Integration of III-Sbs with the Si technology

Staff: E. Tournié, L. Cerutti, J.B. Rodriguez

PhD students: K. Madiomanana (2011 – 2015); A. Castellano (CIFRE Alcatel-Lucent, 2013 – 2016); J. Tournet (ITN, 2015 – 2018); M. Rio Calvo (2017 – 2020)

Projects: OPTOSi (ANR blanc 2012 – 2016), MOREMIR (ANR P2N 2013 – 2016), ANTIPODE (ANR, 2014 – 2018), PROMIS (H2020 Marie Curie 2015 – 2018).

Other collaborations: G. Roelkens, U.Ghent, (Belgium); A. Trampert, Paul-Drude-Inst., Berlin (Germany).

 

The 21st Century is characterized by the explosion of requests for computing, storage and communication capabilities. Global internet traffic grows ~50%/year. A significant part of the total electricity consumption in the World arises from the ICT industry. Replacing electrical interconnects by optical links at various levels (on-chip, from chip to chip, rack to rack,..) is seen by the industry majors as a promising way to keep satisfying the increasing bandwidth demand while decreasing the ICT energy footprint. On another ground, integrating mid-IR devices on Si platform opens the way to the development of miniaturized bio-chemical sensors.

The most mature approach today to integrate III-Vs on Si is the heterogeneous integration. III-V heterostructures are first grown on their native substrates before being bonded as individual dies or as a whole wafer onto the Si platform. Still, on a longer term large scale integration of photonic circuits will more surely rely on the direct epitaxial growth of III-Vs on Si, i.e. the monolithic integration of optoelectronic devices on silicon as put forward on the road map of all electronics majors.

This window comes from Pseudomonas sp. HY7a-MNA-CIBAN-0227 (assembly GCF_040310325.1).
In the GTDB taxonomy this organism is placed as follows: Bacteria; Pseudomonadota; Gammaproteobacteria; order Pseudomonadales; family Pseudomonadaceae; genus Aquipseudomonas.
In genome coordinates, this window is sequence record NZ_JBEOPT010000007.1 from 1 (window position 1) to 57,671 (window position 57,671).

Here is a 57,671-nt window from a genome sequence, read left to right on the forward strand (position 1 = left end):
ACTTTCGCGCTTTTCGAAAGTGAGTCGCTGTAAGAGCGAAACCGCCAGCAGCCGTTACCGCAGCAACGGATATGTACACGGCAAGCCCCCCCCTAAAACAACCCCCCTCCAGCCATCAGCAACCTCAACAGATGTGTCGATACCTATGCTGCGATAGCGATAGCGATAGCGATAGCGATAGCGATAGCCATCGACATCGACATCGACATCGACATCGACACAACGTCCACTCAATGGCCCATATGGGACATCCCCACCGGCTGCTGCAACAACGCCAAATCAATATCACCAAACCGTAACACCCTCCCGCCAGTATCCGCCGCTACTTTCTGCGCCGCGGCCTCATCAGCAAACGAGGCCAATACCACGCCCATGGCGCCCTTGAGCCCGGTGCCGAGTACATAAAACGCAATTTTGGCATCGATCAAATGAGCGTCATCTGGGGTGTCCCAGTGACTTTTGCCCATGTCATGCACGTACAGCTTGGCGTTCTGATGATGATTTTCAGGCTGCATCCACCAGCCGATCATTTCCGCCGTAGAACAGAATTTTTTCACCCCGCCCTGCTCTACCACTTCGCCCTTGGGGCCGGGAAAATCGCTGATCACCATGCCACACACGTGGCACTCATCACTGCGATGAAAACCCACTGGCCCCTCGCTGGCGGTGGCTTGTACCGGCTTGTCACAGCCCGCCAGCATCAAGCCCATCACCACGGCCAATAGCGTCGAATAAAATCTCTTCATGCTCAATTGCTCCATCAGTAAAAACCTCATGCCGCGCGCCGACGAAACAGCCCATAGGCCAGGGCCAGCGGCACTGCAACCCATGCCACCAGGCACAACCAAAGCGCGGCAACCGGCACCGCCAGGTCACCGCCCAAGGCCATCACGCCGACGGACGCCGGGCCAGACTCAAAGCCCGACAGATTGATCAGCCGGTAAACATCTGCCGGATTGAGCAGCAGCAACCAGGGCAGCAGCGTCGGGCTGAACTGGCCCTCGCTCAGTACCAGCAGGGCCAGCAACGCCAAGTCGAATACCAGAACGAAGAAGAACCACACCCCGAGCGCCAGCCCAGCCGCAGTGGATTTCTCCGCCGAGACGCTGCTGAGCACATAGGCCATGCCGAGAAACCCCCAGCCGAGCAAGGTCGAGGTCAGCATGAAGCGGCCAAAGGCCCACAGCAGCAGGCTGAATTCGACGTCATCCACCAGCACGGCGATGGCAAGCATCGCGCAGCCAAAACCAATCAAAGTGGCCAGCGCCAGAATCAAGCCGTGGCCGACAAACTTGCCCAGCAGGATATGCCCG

nanoMIR is active in the two approaches, heterogeneous and monolithic integration, with more effort however toward monolithic integration.

Regarding heterogeneous integration, we design and grow dedicated III-Sb mid-IR lasers and photodetectors to be heterogeneously integrated on CMOS compatible platforms for miniaturized gas or bio-sensors. Integration is performed by U. Ghent or by INL Lyon and CEA-LETI, depending on the project. Spectrometers or wavelength meters have already been fabricated in collaboration with U. Ghent (Fig. 1).

Fig. 1: (a) Layer stack used for the integrated photodetectors. (b) Schematic of the grating assisted coupling mechanism. (c) SEM cross-section of the photodiode (from Ryckeboer et al., Opt. Express 21, 6101 (2013)).

Regarding monolithic integration, we investigate the direct growth of III-Sb compounds on Si substrates. We have demonstrated cw operation of mid-IR lasers emitting near 2 µm (Fig. 2). In the framework of the OPTOSi project we have developed the integration of III-Sb lasers for emission in the telecom wavelength range near 1.5 µm. The 1.5 µm lasers have been first optimized on their native GaSb substrates and cw operation of monolithically grown 1.55 µm lasers has been demonstrated (Fig. 3).  growth on Si. In parallel, the structural and electronic properties of the III-Sb/Si heterostructures are studied in details together with our partners.

 

 

 

In another field, we are interested in III-V-on-Si solar cells for concentrated photovoltaics. The first part of the project deals with optimizing the cell on its native GaSb substrate before integration on Si.

More details can be found in the related publications.